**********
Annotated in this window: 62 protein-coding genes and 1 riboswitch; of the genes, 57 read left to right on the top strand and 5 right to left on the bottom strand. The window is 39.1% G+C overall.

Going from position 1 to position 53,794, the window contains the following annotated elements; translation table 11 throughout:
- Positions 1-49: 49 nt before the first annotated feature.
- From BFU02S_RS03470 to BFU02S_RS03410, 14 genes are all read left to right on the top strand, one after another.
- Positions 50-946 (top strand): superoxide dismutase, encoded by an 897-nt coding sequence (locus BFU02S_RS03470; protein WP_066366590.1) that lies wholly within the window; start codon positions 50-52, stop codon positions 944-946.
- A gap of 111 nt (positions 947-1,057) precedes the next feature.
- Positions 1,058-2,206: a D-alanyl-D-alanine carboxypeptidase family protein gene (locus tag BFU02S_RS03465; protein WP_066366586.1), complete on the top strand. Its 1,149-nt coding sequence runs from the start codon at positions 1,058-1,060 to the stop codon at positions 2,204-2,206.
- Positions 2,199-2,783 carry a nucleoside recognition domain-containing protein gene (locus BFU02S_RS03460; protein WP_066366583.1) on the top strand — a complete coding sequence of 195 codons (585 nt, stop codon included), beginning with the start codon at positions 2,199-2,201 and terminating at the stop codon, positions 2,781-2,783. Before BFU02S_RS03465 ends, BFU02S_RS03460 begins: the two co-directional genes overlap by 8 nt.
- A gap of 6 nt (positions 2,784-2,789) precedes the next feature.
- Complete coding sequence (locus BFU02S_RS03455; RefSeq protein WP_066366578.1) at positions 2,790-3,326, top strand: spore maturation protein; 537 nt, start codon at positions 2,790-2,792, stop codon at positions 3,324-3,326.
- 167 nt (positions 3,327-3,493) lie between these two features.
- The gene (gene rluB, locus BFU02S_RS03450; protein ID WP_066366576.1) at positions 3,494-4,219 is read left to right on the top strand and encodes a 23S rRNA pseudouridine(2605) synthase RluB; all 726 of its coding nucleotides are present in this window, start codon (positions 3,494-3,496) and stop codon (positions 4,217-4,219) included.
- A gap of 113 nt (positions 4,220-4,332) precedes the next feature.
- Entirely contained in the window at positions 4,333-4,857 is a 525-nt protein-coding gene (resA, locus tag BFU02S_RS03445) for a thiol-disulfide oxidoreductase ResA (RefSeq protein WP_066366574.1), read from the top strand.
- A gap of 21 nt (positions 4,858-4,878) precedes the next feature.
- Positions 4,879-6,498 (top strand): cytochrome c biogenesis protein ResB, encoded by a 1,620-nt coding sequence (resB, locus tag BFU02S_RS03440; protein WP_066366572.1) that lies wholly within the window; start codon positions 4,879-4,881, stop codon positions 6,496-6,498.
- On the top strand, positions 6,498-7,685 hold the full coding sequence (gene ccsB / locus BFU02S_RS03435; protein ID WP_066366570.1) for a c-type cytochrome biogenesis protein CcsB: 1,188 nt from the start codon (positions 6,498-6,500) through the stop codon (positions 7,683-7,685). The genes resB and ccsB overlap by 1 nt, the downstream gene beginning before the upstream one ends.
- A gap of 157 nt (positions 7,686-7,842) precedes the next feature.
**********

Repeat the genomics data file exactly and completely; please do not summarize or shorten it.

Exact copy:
Annotated in this window: 62 protein-coding genes and 1 riboswitch; of the genes, 57 read left to right on the top strand and 5 right to left on the bottom strand. The window is 39.1% G+C overall.

Going from position 1 to position 53,794, the window contains the following annotated elements; translation table 11 throughout:
- Positions 1-49: 49 nt before the first annotated feature.
- From BFU02S_RS03470 to BFU02S_RS03410, 14 genes are all read left to right on the top strand, one after another.
- Positions 50-946 (top strand): superoxide dismutase, encoded by an 897-nt coding sequence (locus BFU02S_RS03470; protein WP_066366590.1) that lies wholly within the window; start codon positions 50-52, stop codon positions 944-946.
- A gap of 111 nt (positions 947-1,057) precedes the next feature.
- Positions 1,058-2,206: a D-alanyl-D-alanine carboxypeptidase family protein gene (locus tag BFU02S_RS03465; protein WP_066366586.1), complete on the top strand. Its 1,149-nt coding sequence runs from the start codon at positions 1,058-1,060 to the stop codon at positions 2,204-2,206.
- Positions 2,199-2,783 carry a nucleoside recognition domain-containing protein gene (locus BFU02S_RS03460; protein WP_066366583.1) on the top strand — a complete coding sequence of 195 codons (585 nt, stop codon included), beginning with the start codon at positions 2,199-2,201 and terminating at the stop codon, positions 2,781-2,783. Before BFU02S_RS03465 ends, BFU02S_RS03460 begins: the two co-directional genes overlap by 8 nt.
- A gap of 6 nt (positions 2,784-2,789) precedes the next feature.
- Complete coding sequence (locus BFU02S_RS03455; RefSeq protein WP_066366578.1) at positions 2,790-3,326, top strand: spore maturation protein; 537 nt, start codon at positions 2,790-2,792, stop codon at positions 3,324-3,326.
- 167 nt (positions 3,327-3,493) lie between these two features.
- The gene (gene rluB, locus BFU02S_RS03450; protein ID WP_066366576.1) at positions 3,494-4,219 is read left to right on the top strand and encodes a 23S rRNA pseudouridine(2605) synthase RluB; all 726 of its coding nucleotides are present in this window, start codon (positions 3,494-3,496) and stop codon (positions 4,217-4,219) included.
- A gap of 113 nt (positions 4,220-4,332) precedes the next feature.
- Entirely contained in the window at positions 4,333-4,857 is a 525-nt protein-coding gene (resA, locus tag BFU02S_RS03445) for a thiol-disulfide oxidoreductase ResA (RefSeq protein WP_066366574.1), read from the top strand.
- A gap of 21 nt (positions 4,858-4,878) precedes the next feature.
- Positions 4,879-6,498 (top strand): cytochrome c biogenesis protein ResB, encoded by a 1,620-nt coding sequence (resB, locus tag BFU02S_RS03440; protein WP_066366572.1) that lies wholly within the window; start codon positions 4,879-4,881, stop codon positions 6,496-6,498.
- On the top strand, positions 6,498-7,685 hold the full coding sequence (gene ccsB / locus BFU02S_RS03435; protein ID WP_066366570.1) for a c-type cytochrome biogenesis protein CcsB: 1,188 nt from the start codon (positions 6,498-6,500) through the stop codon (positions 7,683-7,685). The genes resB and ccsB overlap by 1 nt, the downstream gene beginning before the upstream one ends.
- A gap of 157 nt (positions 7,686-7,842) precedes the next feature.